ROCKINGHAM — One of Richmond County’s own will realize a vision she put on hold for more than two decades on Oct. 3 when Christie’s opens in Richmond Plaza.
Christie Padgett worked in the school system for nine years and in the clerk of court’s as a juvenile clerk for the last two years, but her passion has always been home decor.
“It’s something I’ve wanted to do for the last 20 to 25 years but the timing didn’t seem right, I didn’t have enough confidence and that sort of thing,” Padgett said. “But with my husband’s encouragement and watching what the Robinette’s have done with the shopping center and it’s revitalization — we’re getting new businesses in and downtown is looking great and Richmond Plaza is really looking good — it just felt like a good time to invest.”
Padgett’s husband, Joel Padgett, didn’t want to take too much credit for the store coming together saying, “she’s the one with the talent for all this stuff,” but he was the one who came up with the name for the store — however simple it may seem to name a store after the owner — with a joke after a long day of shopping with his wife and coming up empty.
“At any of those stores where she used to go shopping, she wouldn’t ever find what she wanted,” he said. “She had to go all over the place and I told her she just needed to find a ‘Christie store’ so we can go to one place where she can get what she wants and we can go home.”
The idea first started to feel real in March when Padgett bought the stock that would initially fill the store. She said that for about about four months she and her family had to walk sideways down her hallways because there was so much stuff, but there was still a clear plan through the mess.
“Before we even had the building, I kind of knew what I wanted it to look like, the colors I wanted it to be,” she said. “I knew I wanted to carry unique items that we don’t have in this county.”
The store is a reflection of Padgett’s well-known taste, who often has friends and family ask her to decorate their homes and Christmas trees.
“This is everything she likes in the store, so hopefully she won’t have to go anywhere else,” her husband said.
Much of the inspiration for look of the store came from the lengths she would have to go to to find items to match her taste for her home, which would often require her to go to Moore County.
“I had been in plenty of boutiques, especially in the Pinehurst area, and it was very overwhelming because there’s stuff everywhere,” Padgett said. “So we wanted to create a store where, when you walk in, you can see from the front to the back of the store, there’s plenty of room to walk, you’re not overwhelmed, and we wanted to have clean lines, a bright space, inviting, welcoming and we wanted it to be very classy and elegant.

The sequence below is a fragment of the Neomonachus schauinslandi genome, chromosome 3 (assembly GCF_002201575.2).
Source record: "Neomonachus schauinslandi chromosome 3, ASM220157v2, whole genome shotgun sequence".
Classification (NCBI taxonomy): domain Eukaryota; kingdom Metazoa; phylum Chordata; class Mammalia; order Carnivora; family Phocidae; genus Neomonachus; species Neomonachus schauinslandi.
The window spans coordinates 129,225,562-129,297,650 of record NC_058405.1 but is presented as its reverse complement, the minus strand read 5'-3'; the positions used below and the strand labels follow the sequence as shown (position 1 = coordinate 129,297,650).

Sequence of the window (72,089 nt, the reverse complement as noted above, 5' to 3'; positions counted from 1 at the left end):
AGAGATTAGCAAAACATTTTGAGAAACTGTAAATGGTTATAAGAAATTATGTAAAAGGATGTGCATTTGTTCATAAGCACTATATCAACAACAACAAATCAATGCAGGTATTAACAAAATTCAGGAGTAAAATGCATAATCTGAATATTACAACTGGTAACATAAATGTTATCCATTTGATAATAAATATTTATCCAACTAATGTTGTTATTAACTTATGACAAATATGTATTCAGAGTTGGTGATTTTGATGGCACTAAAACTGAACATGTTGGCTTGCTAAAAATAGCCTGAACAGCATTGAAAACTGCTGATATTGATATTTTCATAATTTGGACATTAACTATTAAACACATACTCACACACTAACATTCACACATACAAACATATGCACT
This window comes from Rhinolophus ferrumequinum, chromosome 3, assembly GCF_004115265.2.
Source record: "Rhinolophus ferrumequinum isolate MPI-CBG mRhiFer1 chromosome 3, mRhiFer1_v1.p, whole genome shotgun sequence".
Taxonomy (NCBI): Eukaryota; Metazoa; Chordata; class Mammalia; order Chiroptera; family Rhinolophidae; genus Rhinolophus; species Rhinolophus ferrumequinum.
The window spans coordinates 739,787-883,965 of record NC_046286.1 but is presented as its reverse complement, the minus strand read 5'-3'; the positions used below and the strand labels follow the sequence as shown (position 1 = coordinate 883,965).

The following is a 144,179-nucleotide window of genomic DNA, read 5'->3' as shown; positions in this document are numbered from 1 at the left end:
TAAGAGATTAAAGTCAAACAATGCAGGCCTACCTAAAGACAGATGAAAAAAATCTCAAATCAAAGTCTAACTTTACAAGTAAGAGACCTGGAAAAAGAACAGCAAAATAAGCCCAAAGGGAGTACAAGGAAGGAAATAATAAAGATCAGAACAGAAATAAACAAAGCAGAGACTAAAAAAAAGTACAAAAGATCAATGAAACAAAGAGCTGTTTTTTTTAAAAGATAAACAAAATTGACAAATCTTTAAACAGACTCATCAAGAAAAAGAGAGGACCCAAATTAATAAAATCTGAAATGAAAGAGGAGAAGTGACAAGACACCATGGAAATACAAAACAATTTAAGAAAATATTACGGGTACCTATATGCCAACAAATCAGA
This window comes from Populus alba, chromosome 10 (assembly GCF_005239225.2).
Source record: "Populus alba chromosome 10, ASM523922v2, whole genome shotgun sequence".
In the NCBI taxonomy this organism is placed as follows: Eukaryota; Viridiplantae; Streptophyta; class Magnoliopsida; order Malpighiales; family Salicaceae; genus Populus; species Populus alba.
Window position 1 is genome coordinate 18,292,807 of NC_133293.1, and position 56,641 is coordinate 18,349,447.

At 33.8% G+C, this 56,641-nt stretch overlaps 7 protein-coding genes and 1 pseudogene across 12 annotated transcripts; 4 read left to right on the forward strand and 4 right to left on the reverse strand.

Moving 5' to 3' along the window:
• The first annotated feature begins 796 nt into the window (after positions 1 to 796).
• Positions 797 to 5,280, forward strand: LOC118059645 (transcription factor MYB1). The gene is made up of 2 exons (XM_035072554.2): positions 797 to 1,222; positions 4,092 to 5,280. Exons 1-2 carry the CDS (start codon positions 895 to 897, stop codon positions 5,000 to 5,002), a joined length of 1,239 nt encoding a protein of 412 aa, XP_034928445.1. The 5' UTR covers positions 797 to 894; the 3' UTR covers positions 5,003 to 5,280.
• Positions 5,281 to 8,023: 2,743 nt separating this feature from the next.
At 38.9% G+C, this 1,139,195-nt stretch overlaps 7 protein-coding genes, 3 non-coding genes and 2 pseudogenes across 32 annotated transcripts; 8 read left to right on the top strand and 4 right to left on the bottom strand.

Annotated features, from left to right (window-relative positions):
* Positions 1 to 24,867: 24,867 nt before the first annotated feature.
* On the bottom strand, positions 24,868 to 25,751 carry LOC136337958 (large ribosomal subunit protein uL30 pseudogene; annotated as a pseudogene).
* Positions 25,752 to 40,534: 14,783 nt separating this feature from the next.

“That’s what my goal is.”
Padgett said that what will set her store apart is the personalized service. Christie’s will offer gift baskets that customers can fill themselves, and for a small fee, she will set the basket for them. Christie’s will also wrap items bought in the store for free.
“We want to be service oriented and make it as convenient for you as possible and make you want to shop,” Padgett said. “The difference between you coming into my shop and buying a platter…is you’re going to get top-notch service, plus we’re going to wrap it for you…you don’t have to do a thing.”
The store will also feature work of local artists like Shawn Weigman, known for her aluminum-monogrammed signs, as well as Padgett’s daughter-in-law, Emily Catherine’s, photography.
Though the store will primarily be a “one-woman show” once it opens, putting it together has been a joint effort between family and friends. Amanda Thurman met Padgett through her husband Mark, who is best friends with Joel Padgett. The Thurmans have been among the most involved in the store, frequently working late nights to get ready for opening day.
Thurman said that the outpouring of help is a testament to who Padgett is.
“Obviously it speaks to how sweet she is and how driven she is because a lot of us probably wouldn’t have many people coming to help, you’d be on your own,” Thurman said. “Even though she’s going to be running the day-to-day operations, it’s good that she has help when she needs it, because I’m sure it’s quite an undertaking.”
Thurman said that she will help in the store when she can in between working for the state prison, saying that the store will be an “outlet” for her as well. She had to hold back her emotions when asked what she thought of Padgett’s acheivement.
“This is a dream a lot of people have: to be self-employed, gainfully employed, be your own boss, and just doing something that is your niche in life,” Thurman said. “It’s hard to find what you’re actually meant to do and be able to facilitate it occuring, so that’s a special thing to happen and that it’s happened to our friends (the Padgetts).”
Opening day is Oct. 3, and there will be a preview of the store on Facebook Live in the preceeding days. There will be ribbon cutting the following week on Oct. 10.
“It’s scary and it’s exciting but as hard as we’ve been working and as tired as we’ve been, it’s exciting to go there everyday,” Padgett said. “It doesn’t feel like work, it’s my happy place.”
Reach Gavin Stone at 910-817-2674.